Call of the Lion: A very weak story with a very weak premise. The conflict in the story is predictable and not very interesting. Rather than trying to demonstrate an ideological struggle (which should be the centerpoint of the Dark Angels) it instead has two captains bickering with one mostly correct, and the other unambiguously wrong. It's just friction for the sake of friction and reminds me of some of the worst moments in the Garro series.

The Last Church: Speaking as someone who hates Graham McNeill's works, I was astonished at how good this story really was. The focus of the story does a great job explaining and uncovering what the Imperial Truth is from two different perspectives. It really builds up the pre-heresy narrative in a way that rarely is done through the Horus Heresy novels. The characters in the story are both excellent as well. My favorite work by McNeill.

After Desh'ea: Though it doesn't measure up to the later World Eaters stories, it does a great job introducing Angron and Kharn to the Horus Heresy narrative apart from the Sons of Horus stories. Though everything in here is covered in Betrayer, and this story is skippable, it really helps walking through the situation in Kharn's shoes and seeing the events unfolding through his eyes.

In closing, this compilation may be worth it for "The Last Church" and "After Desh'ea" if you're a Horus Heresy fan. Perhaps if you're really into Space Wolves, the Custodian Guard or Word Bearers, you may be more forgiving of those three stories than I was. If you are a casual reader of the Horus Heresy series, pass this one up. It contains nothing relevant to the rest of the stories. If you have not read any of the Horus Heresy books, do not start here.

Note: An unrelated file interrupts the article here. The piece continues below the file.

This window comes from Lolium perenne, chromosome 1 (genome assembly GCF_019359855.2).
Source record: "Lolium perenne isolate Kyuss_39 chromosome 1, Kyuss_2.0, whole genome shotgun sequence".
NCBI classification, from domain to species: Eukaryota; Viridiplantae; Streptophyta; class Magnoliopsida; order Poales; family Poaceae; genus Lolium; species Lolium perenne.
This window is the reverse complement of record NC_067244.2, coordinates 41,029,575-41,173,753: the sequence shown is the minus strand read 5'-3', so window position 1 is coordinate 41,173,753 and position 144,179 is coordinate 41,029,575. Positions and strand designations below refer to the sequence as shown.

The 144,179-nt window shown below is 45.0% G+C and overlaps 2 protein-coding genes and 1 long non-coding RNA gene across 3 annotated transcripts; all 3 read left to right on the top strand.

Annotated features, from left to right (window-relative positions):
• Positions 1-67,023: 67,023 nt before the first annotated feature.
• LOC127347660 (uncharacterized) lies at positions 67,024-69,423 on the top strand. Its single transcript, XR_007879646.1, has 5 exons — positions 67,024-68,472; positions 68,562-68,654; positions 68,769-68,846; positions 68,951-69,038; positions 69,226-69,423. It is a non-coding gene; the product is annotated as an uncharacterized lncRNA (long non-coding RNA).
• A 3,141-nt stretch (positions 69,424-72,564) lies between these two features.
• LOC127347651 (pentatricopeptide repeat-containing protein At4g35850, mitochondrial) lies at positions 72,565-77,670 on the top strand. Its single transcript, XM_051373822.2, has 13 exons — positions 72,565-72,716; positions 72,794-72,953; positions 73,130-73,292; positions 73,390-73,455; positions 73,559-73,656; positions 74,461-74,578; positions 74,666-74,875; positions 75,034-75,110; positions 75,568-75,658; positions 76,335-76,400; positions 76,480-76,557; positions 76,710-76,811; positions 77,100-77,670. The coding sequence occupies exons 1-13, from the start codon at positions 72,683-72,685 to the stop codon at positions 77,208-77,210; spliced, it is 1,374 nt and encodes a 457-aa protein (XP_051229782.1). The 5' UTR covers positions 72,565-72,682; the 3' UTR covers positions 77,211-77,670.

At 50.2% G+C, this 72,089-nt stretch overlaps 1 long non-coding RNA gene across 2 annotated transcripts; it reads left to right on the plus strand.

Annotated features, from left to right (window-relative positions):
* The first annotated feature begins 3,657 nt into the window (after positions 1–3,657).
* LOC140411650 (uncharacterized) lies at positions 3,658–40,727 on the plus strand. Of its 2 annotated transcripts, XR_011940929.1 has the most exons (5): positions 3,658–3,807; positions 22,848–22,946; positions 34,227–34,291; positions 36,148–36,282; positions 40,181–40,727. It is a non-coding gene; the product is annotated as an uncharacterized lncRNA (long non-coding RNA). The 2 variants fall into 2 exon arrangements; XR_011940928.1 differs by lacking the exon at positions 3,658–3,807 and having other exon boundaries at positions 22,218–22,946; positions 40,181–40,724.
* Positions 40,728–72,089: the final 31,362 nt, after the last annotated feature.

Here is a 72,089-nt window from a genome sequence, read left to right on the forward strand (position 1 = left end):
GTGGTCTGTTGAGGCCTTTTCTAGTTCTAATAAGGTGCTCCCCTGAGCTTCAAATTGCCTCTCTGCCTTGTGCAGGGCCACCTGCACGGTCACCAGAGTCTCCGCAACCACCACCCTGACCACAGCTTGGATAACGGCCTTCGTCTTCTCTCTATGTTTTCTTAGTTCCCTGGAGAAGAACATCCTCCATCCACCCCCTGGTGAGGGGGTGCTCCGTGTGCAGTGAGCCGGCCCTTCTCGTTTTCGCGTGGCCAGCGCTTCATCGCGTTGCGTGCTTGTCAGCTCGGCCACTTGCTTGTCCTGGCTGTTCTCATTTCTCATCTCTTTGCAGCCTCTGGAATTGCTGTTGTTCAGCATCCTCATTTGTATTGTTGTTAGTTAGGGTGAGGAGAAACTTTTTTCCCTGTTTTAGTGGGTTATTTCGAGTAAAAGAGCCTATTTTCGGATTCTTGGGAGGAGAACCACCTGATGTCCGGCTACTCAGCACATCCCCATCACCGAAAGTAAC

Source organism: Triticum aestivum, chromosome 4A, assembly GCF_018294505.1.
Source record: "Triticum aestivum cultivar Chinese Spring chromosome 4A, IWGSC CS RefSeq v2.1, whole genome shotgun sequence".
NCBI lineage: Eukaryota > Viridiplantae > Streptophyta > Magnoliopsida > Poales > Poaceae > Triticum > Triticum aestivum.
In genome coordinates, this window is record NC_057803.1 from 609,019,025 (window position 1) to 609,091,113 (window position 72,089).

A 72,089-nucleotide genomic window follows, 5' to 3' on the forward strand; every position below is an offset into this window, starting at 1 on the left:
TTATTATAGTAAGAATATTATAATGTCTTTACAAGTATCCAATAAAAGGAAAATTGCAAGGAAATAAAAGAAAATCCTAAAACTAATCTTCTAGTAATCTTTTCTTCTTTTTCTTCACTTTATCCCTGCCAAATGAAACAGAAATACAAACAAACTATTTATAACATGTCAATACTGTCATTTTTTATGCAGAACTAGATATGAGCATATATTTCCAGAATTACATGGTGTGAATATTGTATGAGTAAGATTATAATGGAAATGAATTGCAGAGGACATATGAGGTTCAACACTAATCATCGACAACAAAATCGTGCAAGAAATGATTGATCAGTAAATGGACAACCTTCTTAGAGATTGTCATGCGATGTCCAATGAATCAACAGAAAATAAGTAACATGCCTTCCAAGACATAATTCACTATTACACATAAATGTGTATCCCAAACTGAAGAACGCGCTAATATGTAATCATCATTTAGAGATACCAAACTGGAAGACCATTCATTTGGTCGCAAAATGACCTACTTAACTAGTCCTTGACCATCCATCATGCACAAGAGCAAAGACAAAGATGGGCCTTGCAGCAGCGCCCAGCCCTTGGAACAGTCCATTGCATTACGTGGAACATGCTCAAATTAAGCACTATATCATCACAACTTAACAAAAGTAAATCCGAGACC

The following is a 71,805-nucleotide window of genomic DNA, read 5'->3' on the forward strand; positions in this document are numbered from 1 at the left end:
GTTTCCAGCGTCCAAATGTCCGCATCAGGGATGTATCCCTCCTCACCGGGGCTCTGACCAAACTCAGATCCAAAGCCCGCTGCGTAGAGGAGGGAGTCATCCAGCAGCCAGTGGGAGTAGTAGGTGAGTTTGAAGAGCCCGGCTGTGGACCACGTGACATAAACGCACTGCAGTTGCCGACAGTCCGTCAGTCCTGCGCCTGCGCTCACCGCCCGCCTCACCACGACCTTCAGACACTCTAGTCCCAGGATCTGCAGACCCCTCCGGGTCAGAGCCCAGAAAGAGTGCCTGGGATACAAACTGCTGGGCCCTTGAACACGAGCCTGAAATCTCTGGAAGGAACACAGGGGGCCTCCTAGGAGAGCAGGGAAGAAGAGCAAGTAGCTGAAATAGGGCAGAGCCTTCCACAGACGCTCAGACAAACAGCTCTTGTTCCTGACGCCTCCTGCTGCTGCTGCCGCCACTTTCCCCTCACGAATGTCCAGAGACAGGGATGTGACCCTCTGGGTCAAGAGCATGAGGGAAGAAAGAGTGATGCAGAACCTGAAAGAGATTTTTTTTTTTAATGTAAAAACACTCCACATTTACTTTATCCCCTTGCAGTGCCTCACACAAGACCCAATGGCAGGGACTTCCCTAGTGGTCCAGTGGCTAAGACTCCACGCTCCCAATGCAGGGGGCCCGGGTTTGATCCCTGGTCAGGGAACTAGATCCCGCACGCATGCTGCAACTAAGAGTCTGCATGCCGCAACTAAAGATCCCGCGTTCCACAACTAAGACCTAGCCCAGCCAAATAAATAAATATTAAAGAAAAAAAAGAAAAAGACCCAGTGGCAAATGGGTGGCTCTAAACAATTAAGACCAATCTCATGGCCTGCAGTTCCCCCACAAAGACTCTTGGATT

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  • Anonymous User
  • 04-06-19

A solid read

The last church was awesome story, and the book as a whole is real good too

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  • Andrew
  • 24-10-20

Short Stories are the best stories

Luetin09 was absolutely right when he said that 40k short stories are the best place to start. They are succinct, and full of facts about the Imperium of Mankind. I wish I had known about them when I got started because they would have answered so many of my questions.

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  • Alpharius77
  • 15-06-19

Not worth an Audible Credit

Gareth Armstrong, Toby Longworth and Jonathan Keeble should be the only narrator's used by the Black Library. everyone else? Not a fan. The stories were, in my opinion not the best in the Horus Heresy series.